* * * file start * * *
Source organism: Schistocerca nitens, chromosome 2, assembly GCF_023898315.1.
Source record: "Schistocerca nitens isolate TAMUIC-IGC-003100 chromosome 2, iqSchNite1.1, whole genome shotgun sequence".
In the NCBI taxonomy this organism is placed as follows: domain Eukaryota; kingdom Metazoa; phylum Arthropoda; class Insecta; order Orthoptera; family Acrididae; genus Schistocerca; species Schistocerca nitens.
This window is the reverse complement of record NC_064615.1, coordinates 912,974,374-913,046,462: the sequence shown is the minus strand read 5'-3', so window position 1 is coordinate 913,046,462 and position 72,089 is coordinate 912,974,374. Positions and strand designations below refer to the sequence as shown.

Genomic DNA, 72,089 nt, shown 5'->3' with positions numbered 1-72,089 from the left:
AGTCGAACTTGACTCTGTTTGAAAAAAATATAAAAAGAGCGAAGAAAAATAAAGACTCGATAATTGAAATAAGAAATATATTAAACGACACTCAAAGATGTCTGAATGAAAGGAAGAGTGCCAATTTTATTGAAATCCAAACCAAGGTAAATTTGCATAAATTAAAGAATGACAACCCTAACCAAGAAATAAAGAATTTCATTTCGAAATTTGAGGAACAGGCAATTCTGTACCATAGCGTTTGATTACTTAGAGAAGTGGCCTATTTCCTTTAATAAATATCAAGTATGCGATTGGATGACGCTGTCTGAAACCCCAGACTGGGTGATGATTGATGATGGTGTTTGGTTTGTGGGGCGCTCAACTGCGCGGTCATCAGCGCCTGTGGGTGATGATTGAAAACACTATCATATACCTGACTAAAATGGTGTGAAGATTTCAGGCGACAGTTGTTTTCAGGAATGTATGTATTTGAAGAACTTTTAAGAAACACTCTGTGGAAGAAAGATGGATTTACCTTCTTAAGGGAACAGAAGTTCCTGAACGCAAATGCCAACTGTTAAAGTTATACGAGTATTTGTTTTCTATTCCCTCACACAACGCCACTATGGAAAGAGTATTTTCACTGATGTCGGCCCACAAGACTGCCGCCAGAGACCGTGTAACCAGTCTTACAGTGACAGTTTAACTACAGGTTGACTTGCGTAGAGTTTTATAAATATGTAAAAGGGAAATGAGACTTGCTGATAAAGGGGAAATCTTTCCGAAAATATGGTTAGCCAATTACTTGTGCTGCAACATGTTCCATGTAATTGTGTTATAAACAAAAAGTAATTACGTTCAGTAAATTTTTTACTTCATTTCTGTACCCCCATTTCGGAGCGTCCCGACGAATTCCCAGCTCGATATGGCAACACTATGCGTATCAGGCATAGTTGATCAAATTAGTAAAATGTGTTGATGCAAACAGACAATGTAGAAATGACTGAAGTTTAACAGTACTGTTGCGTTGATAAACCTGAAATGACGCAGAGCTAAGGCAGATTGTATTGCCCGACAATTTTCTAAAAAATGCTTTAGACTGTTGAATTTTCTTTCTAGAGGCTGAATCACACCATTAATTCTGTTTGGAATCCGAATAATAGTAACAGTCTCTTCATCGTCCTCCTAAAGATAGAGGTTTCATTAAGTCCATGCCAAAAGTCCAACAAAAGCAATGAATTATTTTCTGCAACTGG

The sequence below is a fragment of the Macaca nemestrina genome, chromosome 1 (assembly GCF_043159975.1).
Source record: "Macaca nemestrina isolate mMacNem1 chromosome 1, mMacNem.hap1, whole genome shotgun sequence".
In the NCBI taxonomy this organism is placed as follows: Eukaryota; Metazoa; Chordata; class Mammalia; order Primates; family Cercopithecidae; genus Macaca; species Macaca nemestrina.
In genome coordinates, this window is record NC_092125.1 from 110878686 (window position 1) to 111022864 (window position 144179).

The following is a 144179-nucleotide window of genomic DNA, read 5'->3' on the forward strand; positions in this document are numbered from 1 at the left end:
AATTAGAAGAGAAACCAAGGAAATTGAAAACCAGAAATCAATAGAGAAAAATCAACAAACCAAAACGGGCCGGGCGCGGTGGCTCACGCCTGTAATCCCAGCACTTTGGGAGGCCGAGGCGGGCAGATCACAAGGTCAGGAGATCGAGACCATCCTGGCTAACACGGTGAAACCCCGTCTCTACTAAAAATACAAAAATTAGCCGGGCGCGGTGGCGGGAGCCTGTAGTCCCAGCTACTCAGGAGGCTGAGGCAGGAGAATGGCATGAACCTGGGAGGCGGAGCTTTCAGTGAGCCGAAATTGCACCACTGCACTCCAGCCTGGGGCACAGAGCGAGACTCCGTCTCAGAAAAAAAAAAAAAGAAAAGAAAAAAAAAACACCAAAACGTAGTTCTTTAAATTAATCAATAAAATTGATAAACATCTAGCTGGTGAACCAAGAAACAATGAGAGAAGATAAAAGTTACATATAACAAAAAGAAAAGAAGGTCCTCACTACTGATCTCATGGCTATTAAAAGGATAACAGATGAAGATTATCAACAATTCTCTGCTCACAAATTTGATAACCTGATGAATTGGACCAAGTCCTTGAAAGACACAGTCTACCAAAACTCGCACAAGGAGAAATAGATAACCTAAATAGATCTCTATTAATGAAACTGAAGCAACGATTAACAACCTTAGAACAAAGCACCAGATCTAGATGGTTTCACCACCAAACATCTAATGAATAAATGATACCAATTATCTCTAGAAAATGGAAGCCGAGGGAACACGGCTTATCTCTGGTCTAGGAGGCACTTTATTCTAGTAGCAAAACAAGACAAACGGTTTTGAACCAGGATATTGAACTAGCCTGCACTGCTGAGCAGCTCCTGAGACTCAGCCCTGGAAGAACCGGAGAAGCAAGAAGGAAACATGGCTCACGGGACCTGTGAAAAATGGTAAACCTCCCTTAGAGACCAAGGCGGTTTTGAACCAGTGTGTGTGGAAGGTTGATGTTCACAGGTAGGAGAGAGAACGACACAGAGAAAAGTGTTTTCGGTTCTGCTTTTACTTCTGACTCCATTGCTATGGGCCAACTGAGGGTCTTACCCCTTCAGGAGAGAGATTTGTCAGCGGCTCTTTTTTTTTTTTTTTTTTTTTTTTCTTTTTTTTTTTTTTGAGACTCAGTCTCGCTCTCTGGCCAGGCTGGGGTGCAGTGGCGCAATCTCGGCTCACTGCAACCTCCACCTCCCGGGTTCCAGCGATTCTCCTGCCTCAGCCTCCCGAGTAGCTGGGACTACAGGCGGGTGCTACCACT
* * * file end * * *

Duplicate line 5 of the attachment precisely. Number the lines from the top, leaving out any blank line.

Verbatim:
Genomic DNA, 72,089 nt, shown 5'->3' with positions numbered 1-72,089 from the left: